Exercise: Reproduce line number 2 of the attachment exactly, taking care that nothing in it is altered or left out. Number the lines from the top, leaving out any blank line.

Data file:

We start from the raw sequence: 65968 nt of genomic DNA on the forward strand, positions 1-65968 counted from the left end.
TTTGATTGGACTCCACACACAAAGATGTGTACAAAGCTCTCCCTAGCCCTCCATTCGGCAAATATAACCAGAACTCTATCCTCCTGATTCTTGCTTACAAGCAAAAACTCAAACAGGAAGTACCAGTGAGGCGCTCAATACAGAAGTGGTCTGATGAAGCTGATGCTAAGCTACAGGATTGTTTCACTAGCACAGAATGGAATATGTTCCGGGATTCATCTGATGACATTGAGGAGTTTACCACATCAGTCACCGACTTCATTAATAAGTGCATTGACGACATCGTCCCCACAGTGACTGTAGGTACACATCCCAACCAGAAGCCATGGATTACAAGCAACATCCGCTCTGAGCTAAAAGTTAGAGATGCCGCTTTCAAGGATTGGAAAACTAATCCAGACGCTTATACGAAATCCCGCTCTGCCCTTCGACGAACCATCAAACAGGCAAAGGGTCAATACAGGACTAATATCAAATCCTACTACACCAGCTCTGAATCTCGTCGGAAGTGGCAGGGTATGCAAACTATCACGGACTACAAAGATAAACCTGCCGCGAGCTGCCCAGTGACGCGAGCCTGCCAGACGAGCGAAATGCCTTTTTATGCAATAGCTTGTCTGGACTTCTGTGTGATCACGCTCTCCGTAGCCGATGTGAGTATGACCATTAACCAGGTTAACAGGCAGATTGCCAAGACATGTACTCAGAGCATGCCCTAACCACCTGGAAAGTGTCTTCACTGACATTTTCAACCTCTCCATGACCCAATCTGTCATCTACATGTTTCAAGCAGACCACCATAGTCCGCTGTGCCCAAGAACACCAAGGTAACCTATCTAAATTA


TTTGATTGGACTCCACACACAAAGATGTGTACAAAGCTCTCCCTAGCCCTCCATTCGGCAAATATAACCAGAACTCTATCCTCCTGATTCTTGCTTACAAGCAAAAACTCAAACAGGAAGTACCAGTGAGGCGCTCAATACAGAAGTGGTCTGATGAAGCTGATGCTAAGCTACAGGATTGTTTCACTAGCACAGAATGGAATATGTTCCGGGATTCATCTGATGACATTGAGGAGTTTACCACATCAGTCACCGACTTCATTAATAAGTGCATTGACGACATCGTCCCCACAGTGACTGTAGGTACACATCCCAACCAGAAGCCATGGATTACAAGCAACATCCGCTCTGAGCTAAAAGTTAGAGATGCCGCTTTCAAGGATTGGAAAACTAATCCAGACGCTTATACGAAATCCCGCTCTGCCCTTCGACGAACCATCAAACAGGCAAAGGGTCAATACAGGACTAATATCAAATCCTACTACACCAGCTCTGAATCTCGTCGGAAGTGGCAGGGTATGCAAACTATCACGGACTACAAAGATAAACCTGCCGCGAGCTGCCCAGTGACGCGAGCCTGCCAGACGAGCGAAATGCCTTTTTATGCAATAGCTTGTCTGGACTTCTGTGTGATCACGCTCTCCGTAGCCGATGTGAGTATGACCATTAACCAGGTTAACAGGCAGATTGCCAAGACATGTACTCAGAGCATGCCCTAACCACCTGGAAAGTGTCTTCACTGACATTTTCAACCTCTCCATGACCCAATCTGTCATCTACATGTTTCAAGCAGACCACCATAGTCCGCTGTGCCCAAGAACACCAAGGTAACCTATCTAAATTA